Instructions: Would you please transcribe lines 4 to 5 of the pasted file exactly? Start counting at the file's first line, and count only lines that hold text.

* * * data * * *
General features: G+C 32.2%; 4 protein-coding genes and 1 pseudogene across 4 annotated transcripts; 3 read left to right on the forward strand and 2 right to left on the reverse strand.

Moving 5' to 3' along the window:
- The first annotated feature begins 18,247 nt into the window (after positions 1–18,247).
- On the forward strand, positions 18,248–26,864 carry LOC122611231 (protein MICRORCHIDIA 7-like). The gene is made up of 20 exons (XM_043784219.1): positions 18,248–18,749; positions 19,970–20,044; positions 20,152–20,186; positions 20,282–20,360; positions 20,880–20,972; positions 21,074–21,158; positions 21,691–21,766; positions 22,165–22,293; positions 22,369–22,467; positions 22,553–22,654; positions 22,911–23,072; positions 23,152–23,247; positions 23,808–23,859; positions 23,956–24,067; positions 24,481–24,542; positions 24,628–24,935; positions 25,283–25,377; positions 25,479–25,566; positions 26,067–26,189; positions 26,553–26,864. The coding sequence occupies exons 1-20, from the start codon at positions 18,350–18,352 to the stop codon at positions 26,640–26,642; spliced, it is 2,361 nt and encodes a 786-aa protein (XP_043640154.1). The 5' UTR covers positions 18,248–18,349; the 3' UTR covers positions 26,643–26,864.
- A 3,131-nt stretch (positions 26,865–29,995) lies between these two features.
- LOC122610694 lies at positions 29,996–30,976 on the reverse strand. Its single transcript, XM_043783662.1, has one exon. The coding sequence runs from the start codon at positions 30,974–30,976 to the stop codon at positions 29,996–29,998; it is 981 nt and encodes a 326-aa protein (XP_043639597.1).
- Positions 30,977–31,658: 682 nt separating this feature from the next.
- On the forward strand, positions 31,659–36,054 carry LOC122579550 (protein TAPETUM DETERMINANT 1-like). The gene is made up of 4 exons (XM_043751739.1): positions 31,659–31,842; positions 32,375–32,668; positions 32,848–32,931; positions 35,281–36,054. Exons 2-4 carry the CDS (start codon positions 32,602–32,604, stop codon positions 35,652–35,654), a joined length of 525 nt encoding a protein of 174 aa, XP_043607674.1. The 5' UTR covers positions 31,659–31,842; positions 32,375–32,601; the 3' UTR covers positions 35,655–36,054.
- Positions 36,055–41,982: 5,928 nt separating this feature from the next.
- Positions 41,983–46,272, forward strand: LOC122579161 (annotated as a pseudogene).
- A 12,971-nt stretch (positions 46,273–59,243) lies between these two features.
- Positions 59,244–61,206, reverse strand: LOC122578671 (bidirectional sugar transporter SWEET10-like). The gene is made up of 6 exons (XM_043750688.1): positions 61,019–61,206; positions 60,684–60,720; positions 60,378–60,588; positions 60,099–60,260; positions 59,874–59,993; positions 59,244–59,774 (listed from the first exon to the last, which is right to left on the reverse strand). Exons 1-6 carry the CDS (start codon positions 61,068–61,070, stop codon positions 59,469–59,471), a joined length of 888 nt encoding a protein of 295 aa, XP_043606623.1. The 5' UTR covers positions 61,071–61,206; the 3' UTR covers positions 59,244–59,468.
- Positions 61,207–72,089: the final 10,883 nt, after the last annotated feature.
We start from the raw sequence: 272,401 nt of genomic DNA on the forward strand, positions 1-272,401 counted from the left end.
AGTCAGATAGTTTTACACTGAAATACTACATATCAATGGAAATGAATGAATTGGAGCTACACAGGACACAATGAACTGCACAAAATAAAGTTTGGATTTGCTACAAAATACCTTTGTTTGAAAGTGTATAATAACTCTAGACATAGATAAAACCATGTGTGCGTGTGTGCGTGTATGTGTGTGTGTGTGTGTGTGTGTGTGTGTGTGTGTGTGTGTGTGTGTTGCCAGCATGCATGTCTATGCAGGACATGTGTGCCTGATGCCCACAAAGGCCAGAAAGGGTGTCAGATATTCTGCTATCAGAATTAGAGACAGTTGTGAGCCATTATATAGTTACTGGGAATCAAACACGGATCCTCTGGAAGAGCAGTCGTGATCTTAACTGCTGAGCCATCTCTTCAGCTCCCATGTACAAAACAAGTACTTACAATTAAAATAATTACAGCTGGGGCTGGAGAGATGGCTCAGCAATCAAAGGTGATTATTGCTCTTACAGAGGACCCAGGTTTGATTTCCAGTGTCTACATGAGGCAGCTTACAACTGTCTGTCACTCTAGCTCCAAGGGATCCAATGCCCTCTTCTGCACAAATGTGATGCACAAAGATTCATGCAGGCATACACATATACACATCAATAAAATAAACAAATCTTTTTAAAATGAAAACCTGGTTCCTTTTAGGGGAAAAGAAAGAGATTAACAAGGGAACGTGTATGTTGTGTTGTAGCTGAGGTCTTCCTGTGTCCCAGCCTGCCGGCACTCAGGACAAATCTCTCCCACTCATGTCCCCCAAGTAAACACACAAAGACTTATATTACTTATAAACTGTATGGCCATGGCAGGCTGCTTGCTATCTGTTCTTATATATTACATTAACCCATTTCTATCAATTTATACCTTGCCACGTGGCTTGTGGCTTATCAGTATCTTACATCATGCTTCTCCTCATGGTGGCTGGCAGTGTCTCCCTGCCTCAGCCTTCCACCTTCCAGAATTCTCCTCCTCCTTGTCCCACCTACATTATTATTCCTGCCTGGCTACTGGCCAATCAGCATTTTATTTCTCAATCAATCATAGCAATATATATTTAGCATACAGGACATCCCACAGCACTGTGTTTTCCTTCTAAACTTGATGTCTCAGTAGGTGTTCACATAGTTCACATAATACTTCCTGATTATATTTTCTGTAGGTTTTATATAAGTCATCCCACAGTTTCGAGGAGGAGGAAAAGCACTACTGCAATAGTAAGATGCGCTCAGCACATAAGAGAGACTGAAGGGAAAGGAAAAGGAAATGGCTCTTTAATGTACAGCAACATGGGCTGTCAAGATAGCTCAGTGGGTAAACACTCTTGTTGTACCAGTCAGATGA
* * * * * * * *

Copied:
- On the forward strand, positions 18,248–26,864 carry LOC122611231 (protein MICRORCHIDIA 7-like). The gene is made up of 20 exons (XM_043784219.1): positions 18,248–18,749; positions 19,970–20,044; positions 20,152–20,186; positions 20,282–20,360; positions 20,880–20,972; positions 21,074–21,158; positions 21,691–21,766; positions 22,165–22,293; positions 22,369–22,467; positions 22,553–22,654; positions 22,911–23,072; positions 23,152–23,247; positions 23,808–23,859; positions 23,956–24,067; positions 24,481–24,542; positions 24,628–24,935; positions 25,283–25,377; positions 25,479–25,566; positions 26,067–26,189; positions 26,553–26,864. The coding sequence occupies exons 1-20, from the start codon at positions 18,350–18,352 to the stop codon at positions 26,640–26,642; spliced, it is 2,361 nt and encodes a 786-aa protein (XP_043640154.1). The 5' UTR covers positions 18,248–18,349; the 3' UTR covers positions 26,643–26,864.
- A 3,131-nt stretch (positions 26,865–29,995) lies between these two features.